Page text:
Mark Makes/Reuters

When Michael Lastoria, founder of the restaurant chain &pizza, opens his 23rd location next week in New York, he’ll give a few customers the chance to claim a year’s worth of free pizza—if they get a tattoo of an ampersand, his company’s logo. He’s confident he’ll get takers. His employees have been signing up for tattoos for years. He’s not, he insists, “some insane dictator,” who wants to stamp his image on others. He thinks he’s tapped into a new way young people relate to food, one that’s rooted in our desire to find ourselves in what we eat. I talked to Lastoria at the Washington Ideas Forum this week about his company and the “Chipotlification” of the fast food industry.

Join me Monday, October 2, at 1 p.m. ET for a conference call with Atlantic senior editor David Frum. We’ll talk about his notes on the Trump administration so far, and take your questions.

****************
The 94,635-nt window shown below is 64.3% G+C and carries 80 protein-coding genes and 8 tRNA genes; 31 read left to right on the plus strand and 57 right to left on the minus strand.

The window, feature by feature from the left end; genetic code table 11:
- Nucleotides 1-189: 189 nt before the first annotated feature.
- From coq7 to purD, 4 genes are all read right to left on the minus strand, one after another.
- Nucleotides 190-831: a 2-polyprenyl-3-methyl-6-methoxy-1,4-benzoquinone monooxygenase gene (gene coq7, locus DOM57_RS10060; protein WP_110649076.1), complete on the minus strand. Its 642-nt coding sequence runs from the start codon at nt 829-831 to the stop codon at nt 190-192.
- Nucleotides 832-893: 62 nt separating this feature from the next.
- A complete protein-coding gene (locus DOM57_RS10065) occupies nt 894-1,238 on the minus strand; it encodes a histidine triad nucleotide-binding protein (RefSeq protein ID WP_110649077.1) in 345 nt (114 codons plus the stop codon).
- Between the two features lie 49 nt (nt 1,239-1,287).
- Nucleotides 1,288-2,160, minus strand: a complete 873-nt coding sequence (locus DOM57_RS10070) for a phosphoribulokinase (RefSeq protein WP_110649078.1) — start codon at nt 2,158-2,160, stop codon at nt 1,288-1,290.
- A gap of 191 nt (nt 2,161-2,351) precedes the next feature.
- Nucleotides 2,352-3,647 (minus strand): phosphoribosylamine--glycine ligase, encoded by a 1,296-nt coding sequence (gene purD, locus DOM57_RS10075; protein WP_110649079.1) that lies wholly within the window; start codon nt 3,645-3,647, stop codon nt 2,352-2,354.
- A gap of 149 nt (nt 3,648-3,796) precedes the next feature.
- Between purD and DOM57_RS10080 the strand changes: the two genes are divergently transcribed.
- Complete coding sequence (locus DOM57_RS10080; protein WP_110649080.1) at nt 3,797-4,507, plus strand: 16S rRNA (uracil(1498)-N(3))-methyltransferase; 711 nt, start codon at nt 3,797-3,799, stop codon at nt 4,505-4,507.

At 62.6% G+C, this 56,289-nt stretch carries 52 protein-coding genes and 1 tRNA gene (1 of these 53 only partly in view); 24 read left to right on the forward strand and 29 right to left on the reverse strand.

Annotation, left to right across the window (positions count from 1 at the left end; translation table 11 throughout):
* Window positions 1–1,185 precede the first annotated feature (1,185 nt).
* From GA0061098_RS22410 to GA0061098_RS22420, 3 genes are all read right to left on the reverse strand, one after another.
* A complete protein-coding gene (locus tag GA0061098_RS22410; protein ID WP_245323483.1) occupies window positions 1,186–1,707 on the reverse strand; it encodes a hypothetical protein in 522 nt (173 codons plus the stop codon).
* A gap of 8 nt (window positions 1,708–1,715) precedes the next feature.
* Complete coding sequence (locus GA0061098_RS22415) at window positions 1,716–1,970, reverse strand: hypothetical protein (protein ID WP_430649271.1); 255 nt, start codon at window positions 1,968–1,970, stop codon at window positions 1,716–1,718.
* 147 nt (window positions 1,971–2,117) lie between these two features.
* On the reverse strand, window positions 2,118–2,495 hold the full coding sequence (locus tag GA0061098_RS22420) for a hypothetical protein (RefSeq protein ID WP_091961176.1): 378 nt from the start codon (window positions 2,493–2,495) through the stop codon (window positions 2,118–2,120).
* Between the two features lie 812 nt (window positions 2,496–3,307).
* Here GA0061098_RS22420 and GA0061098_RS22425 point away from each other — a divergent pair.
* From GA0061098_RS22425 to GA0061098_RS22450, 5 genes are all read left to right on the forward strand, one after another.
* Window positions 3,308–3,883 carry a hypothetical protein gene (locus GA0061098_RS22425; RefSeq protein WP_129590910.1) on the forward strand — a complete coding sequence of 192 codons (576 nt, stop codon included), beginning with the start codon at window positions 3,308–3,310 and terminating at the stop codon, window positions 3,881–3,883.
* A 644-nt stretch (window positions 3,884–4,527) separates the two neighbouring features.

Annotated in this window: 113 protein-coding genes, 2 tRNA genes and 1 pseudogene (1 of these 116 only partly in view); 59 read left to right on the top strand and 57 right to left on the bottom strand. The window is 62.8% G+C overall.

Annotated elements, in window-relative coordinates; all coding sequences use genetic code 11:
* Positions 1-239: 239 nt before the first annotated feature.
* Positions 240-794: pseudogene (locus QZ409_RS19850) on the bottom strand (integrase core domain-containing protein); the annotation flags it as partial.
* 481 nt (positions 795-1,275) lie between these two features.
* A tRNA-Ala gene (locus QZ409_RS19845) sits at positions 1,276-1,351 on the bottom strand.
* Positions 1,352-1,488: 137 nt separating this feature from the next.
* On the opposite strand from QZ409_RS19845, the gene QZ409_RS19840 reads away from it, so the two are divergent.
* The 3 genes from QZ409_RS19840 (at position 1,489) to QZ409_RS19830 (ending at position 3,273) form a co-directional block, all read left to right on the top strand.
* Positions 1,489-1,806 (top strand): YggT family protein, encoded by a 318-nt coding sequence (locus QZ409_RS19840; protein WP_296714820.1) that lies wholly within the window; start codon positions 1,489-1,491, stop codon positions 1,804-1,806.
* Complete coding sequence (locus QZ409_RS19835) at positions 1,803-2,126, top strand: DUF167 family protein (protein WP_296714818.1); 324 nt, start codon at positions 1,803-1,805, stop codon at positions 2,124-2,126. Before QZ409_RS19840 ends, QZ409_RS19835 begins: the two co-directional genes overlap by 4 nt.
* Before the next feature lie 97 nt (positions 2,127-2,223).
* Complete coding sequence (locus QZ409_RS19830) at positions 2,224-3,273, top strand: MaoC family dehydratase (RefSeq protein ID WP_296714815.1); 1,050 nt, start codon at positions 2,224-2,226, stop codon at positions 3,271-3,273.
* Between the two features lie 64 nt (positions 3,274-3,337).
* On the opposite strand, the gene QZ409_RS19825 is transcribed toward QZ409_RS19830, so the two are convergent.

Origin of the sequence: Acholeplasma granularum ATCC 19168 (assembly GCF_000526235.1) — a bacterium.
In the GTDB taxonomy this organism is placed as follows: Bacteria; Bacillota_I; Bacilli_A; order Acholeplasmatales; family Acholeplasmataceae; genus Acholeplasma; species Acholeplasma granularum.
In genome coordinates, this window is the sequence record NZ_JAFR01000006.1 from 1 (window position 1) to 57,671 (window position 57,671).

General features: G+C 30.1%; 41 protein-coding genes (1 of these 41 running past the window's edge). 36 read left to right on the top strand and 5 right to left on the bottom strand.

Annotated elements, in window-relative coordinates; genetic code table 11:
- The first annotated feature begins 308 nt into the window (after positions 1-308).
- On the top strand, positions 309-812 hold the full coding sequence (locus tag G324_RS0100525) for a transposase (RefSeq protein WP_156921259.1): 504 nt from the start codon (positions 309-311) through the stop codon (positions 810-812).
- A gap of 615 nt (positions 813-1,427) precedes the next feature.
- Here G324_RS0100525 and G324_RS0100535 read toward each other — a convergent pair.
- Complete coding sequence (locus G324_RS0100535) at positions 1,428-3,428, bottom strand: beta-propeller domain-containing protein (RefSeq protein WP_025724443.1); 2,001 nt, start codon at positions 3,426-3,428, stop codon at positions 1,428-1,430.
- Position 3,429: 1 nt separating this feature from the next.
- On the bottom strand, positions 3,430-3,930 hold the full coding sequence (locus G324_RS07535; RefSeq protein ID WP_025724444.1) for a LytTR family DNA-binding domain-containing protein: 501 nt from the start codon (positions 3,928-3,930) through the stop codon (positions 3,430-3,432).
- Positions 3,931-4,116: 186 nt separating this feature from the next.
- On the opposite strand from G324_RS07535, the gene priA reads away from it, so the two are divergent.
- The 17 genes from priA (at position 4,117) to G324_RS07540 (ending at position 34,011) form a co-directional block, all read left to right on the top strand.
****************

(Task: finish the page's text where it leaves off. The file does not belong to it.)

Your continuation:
To access this story, become a member

Sign up for our brand-new membership program, The Masthead, and you’ll not only receive exclusive content you can’t find anywhere else—you’ll also help fund a sustainable future for journalism.

Find Out More

We want to hear what you think about this article. Submit a letter to the editor or write to letters@theatlantic.com.